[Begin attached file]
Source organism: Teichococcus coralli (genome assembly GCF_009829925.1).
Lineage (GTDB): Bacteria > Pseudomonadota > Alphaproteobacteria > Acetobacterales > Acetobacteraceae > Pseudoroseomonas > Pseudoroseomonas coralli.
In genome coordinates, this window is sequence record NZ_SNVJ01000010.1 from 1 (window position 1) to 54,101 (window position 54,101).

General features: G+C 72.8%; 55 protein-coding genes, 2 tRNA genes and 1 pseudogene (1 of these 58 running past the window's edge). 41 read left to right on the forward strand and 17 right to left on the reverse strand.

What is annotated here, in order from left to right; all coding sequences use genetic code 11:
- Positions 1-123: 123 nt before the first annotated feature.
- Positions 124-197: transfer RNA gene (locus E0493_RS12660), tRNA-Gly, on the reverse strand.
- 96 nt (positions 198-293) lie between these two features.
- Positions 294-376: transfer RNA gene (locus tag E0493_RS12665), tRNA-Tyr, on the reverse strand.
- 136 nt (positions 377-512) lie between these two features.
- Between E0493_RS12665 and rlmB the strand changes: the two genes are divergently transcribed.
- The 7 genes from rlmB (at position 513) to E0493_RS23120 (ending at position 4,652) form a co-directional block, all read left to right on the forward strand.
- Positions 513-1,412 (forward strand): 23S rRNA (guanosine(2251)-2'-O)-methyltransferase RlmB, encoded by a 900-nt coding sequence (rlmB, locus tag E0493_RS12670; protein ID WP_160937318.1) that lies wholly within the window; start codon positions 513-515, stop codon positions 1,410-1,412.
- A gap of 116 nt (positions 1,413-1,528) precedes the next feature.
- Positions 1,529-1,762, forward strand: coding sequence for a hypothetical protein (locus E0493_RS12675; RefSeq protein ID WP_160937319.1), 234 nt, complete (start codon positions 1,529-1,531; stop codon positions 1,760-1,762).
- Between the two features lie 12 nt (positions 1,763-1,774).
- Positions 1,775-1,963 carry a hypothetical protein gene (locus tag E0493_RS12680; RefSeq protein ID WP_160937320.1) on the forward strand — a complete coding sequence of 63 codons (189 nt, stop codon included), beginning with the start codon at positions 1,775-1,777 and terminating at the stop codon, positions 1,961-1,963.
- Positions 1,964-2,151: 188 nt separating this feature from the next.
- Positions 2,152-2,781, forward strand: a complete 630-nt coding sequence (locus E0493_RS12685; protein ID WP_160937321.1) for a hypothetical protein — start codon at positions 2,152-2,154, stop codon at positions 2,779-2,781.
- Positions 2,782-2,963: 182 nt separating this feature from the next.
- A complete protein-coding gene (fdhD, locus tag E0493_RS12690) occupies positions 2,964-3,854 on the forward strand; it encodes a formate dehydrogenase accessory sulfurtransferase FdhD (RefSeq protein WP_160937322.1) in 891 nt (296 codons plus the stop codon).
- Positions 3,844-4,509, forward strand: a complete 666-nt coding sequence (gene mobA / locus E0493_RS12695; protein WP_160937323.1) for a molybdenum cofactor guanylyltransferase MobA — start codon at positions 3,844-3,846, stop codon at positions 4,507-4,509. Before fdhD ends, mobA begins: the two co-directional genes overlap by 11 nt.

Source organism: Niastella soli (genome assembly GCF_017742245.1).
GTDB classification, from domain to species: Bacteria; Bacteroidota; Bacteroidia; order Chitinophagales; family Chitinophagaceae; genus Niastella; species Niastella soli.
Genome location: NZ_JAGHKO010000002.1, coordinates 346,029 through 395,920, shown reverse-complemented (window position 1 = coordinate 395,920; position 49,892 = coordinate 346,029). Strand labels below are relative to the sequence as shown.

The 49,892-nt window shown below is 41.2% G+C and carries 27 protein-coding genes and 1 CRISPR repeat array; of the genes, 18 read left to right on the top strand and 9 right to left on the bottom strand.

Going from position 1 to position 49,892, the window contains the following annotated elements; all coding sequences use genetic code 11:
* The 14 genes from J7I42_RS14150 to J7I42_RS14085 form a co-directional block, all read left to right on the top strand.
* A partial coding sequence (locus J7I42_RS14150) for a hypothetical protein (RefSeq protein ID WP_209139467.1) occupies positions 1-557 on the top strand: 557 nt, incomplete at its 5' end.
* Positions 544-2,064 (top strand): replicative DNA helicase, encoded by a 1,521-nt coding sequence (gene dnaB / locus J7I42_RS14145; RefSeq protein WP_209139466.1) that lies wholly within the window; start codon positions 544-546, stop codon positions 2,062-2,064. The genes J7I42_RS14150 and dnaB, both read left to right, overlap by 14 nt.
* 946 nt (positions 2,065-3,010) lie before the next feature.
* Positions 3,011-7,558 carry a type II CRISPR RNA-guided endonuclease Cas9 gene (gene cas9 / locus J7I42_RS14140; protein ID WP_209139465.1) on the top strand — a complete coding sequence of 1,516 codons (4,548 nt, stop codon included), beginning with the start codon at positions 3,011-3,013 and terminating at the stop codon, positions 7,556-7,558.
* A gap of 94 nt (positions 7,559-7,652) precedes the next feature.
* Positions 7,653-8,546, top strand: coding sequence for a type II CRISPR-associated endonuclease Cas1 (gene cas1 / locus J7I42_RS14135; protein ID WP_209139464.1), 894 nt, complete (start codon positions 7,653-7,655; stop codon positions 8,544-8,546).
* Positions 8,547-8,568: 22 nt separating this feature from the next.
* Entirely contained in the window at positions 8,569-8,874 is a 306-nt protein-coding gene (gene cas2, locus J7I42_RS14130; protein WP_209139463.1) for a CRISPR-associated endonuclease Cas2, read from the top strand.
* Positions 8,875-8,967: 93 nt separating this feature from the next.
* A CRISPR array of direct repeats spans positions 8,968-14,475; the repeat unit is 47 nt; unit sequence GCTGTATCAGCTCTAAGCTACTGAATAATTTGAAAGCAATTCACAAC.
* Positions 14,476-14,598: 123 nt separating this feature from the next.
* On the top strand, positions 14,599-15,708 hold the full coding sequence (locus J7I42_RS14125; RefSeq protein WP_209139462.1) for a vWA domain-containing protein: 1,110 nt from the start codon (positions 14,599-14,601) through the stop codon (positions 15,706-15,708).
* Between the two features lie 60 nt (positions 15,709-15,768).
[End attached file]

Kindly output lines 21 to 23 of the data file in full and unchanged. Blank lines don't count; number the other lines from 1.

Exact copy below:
- A complete protein-coding gene (fdhD, locus tag E0493_RS12690) occupies positions 2,964-3,854 on the forward strand; it encodes a formate dehydrogenase accessory sulfurtransferase FdhD (RefSeq protein WP_160937322.1) in 891 nt (296 codons plus the stop codon).
- Positions 3,844-4,509, forward strand: a complete 666-nt coding sequence (gene mobA / locus E0493_RS12695; protein WP_160937323.1) for a molybdenum cofactor guanylyltransferase MobA — start codon at positions 3,844-3,846, stop codon at positions 4,507-4,509. Before fdhD ends, mobA begins: the two co-directional genes overlap by 11 nt.

Source organism: Niastella soli (genome assembly GCF_017742245.1).